15. Hydration percentage is still useful. It provides a baseline hydration for different kinds of breads, and it provides benchmarks for you if you're just starting out. As a baseline for hydration, you're going to do say 72% for a country boule and go from there. The feel that you might develop will allow you to tweak that but in my experience unless your conditions are extreme you won't have to. Most times, I just go with my 72% and stick with it instead of fiddling with the dough. 72% is well within the zone (except for on extremely humid days though, for an example of when I might add some tablespoons of flour). As a benchmark, 80% hydration provides a very slack dough for ciabatta, while something like 55% makes a firm dough for bagels. It's good to have the numbers in your head when you're thinking about your bread because it allows you to break down the components of the bread to understand the formula while also helping you correct the formula for ambient conditions or fix other parts of it if it goes wrong (baker's percentages don't just cover hydration-everything is reckoned as a percentage of the flour making it easier to command the formula). I found it very useful for helping me understand breads and I still think through the ratios even though I've developed a decent feel for the different types of dough.
  16. Alcuin

    Earthy wine II

    This is a very overused wine term in my opinion. It is still useful though in the right contexts. Wine/spirits tasting terms are often more evocative than descriptive. When someone talks about wet cement notes in tequila, they're not suggesting that wet cement is delicious even if it is a positive component in a tequila. If you want to taste a classically earthy wine to see what you can see about it, check out a Chinon from the Loire valley. Chinon's (100% cabernet franc) tend to be earthy. That is, to my palate, there's a taste that's reminiscent of dust or dustiness typically on the finish. The palate tends to be nice red fruit, so you might have to concentrate on looking for the earthiness towards the end of the taste but it will likely be there if you go with a Chinon (they're not cheap though...). Many people use the term "earthy" as a kind of catchall, which isn't really helpful. It's a good descriptor though, when you find a wine that actually exhibit's the quality. But if you can't taste it, it either isn't there or it doesn't matter. See if you can find a good winestasting in your area: if you really want to get into it, the best way to learn is to taste a lot of wines, ideally several at a time (and if you can taste say several different bottles of the same kind of wine at one time, even better). But always just drink the wines you like, and like what you like about them.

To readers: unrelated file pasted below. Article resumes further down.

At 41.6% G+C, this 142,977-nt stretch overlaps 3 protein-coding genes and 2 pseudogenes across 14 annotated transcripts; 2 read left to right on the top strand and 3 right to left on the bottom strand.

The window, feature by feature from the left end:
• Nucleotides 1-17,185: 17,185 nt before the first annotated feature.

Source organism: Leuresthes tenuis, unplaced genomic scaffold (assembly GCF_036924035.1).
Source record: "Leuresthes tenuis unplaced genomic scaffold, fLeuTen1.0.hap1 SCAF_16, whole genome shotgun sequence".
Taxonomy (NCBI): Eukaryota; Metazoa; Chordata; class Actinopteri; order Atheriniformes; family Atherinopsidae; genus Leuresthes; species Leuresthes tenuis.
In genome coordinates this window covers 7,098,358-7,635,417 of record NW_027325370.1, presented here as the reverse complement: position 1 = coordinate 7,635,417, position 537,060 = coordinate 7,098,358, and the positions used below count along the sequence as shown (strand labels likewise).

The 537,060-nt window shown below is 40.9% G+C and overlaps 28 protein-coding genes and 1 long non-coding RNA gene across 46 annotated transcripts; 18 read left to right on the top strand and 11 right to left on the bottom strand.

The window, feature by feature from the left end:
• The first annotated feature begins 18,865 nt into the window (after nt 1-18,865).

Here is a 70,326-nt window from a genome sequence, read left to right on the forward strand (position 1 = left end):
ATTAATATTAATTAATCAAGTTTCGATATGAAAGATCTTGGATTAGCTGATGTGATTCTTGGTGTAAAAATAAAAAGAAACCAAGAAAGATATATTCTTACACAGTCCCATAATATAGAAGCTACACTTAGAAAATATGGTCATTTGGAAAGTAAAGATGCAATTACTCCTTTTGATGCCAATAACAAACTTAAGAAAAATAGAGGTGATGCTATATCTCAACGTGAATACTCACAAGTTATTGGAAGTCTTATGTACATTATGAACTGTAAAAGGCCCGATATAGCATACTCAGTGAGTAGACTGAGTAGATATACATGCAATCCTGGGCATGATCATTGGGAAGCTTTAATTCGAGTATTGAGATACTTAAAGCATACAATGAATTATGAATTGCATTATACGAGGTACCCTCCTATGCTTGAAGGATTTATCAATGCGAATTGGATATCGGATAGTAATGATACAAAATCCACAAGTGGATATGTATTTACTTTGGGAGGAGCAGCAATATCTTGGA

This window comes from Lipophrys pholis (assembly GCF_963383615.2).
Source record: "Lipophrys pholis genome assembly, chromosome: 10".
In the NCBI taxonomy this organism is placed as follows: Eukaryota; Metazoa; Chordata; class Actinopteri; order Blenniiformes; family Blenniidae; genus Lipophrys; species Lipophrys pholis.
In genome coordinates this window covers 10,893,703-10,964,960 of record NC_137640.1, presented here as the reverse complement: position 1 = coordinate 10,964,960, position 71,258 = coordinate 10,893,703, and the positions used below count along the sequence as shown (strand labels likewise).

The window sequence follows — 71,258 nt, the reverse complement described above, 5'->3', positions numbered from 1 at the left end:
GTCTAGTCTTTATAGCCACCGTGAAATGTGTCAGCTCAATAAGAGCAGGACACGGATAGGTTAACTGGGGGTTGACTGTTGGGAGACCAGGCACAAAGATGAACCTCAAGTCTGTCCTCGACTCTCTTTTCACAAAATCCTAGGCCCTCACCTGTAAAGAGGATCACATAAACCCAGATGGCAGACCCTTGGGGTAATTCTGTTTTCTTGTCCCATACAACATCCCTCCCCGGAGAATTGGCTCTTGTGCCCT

17. Alcuin

    Aging rose wine